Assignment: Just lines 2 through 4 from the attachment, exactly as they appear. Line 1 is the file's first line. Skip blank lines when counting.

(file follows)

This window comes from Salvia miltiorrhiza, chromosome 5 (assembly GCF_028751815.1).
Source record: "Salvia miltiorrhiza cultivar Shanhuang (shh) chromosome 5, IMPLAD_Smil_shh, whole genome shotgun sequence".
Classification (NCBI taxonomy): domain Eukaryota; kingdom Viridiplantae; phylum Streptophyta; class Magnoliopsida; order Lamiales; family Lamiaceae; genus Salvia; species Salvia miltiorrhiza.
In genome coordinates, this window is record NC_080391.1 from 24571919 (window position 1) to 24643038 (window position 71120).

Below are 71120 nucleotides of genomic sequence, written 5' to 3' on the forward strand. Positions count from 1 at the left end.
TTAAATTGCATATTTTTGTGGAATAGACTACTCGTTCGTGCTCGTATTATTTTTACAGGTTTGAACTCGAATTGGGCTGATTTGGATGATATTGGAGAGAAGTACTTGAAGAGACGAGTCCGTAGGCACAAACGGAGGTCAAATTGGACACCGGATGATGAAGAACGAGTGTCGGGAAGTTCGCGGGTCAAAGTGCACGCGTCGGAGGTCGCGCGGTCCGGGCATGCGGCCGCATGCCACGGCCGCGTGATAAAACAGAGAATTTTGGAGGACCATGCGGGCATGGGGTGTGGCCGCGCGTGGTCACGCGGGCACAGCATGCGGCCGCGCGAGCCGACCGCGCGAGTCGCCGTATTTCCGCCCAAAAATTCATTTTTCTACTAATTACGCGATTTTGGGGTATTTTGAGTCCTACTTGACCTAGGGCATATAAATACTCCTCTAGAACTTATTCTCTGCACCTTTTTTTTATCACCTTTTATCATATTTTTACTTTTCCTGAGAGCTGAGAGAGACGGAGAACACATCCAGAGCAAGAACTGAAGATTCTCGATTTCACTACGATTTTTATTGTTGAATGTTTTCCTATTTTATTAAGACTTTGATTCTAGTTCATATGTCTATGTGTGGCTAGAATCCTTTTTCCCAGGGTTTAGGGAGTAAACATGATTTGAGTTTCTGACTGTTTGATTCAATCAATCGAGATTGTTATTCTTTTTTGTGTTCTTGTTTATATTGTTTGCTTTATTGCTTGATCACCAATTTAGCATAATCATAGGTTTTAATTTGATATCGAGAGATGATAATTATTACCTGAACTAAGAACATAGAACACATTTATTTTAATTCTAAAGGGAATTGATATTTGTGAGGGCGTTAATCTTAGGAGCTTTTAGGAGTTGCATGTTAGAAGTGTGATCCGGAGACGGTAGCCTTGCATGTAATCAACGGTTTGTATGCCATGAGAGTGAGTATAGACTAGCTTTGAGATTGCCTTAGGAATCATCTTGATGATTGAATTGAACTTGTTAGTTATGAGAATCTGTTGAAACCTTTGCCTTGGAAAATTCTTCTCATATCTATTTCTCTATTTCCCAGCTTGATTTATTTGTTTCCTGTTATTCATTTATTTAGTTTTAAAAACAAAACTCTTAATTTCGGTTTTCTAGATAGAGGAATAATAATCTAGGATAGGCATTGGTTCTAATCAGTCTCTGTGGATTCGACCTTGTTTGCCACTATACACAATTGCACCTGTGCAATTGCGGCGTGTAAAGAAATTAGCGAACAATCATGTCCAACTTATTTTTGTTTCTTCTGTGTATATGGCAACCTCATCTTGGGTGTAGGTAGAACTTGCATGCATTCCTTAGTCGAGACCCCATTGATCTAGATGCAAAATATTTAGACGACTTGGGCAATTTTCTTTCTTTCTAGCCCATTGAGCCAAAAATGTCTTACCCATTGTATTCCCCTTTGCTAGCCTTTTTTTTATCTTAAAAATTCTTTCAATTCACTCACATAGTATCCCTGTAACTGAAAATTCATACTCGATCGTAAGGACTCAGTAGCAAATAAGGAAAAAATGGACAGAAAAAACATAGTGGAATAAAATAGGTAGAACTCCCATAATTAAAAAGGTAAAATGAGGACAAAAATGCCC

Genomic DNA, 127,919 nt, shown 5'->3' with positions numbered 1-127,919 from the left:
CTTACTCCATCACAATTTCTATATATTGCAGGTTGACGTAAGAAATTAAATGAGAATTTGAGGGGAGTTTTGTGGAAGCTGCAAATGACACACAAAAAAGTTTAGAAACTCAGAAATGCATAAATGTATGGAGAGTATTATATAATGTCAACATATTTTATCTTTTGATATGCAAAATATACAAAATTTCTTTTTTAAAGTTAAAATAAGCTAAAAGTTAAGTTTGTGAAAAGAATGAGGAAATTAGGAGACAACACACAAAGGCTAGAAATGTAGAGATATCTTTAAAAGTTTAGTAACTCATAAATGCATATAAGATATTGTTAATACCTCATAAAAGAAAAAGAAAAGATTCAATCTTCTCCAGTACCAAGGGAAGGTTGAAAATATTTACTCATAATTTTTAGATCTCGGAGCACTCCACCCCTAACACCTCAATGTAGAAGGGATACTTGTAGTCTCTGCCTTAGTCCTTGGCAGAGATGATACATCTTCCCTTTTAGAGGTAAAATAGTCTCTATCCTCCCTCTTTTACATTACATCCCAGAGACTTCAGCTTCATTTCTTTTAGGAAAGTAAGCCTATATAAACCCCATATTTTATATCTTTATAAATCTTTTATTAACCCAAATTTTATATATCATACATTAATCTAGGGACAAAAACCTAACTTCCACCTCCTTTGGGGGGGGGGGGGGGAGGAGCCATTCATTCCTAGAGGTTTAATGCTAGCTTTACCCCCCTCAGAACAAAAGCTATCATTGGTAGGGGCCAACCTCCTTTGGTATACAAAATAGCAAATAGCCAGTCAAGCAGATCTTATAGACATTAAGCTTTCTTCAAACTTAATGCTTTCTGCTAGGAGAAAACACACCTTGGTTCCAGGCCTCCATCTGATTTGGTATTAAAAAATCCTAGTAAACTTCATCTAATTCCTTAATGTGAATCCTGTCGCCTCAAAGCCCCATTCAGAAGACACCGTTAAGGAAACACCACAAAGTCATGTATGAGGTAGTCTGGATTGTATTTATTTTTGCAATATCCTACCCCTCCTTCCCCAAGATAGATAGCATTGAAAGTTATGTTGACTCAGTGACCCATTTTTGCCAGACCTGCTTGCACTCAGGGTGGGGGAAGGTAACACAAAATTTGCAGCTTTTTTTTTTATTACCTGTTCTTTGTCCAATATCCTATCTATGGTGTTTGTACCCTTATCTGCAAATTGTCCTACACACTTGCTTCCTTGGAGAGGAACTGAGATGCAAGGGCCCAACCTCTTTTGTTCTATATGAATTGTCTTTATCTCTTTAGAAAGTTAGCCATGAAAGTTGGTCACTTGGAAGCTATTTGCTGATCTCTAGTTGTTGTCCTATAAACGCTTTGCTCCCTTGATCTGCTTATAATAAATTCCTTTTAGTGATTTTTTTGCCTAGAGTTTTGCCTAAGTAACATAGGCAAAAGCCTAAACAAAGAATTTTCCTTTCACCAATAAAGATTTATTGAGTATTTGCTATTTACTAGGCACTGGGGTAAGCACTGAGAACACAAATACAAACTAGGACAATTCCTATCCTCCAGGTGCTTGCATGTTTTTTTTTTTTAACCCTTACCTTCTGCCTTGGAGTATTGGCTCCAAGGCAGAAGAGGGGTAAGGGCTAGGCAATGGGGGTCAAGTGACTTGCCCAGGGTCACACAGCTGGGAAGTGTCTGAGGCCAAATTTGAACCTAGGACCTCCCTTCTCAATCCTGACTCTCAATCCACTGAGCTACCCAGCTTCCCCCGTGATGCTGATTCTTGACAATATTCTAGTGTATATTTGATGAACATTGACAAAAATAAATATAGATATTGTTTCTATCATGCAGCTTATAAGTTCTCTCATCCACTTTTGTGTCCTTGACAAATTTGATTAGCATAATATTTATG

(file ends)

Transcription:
Source record: "Salvia miltiorrhiza cultivar Shanhuang (shh) chromosome 5, IMPLAD_Smil_shh, whole genome shotgun sequence".
Classification (NCBI taxonomy): domain Eukaryota; kingdom Viridiplantae; phylum Streptophyta; class Magnoliopsida; order Lamiales; family Lamiaceae; genus Salvia; species Salvia miltiorrhiza.
In genome coordinates, this window is record NC_080391.1 from 24571919 (window position 1) to 24643038 (window position 71120).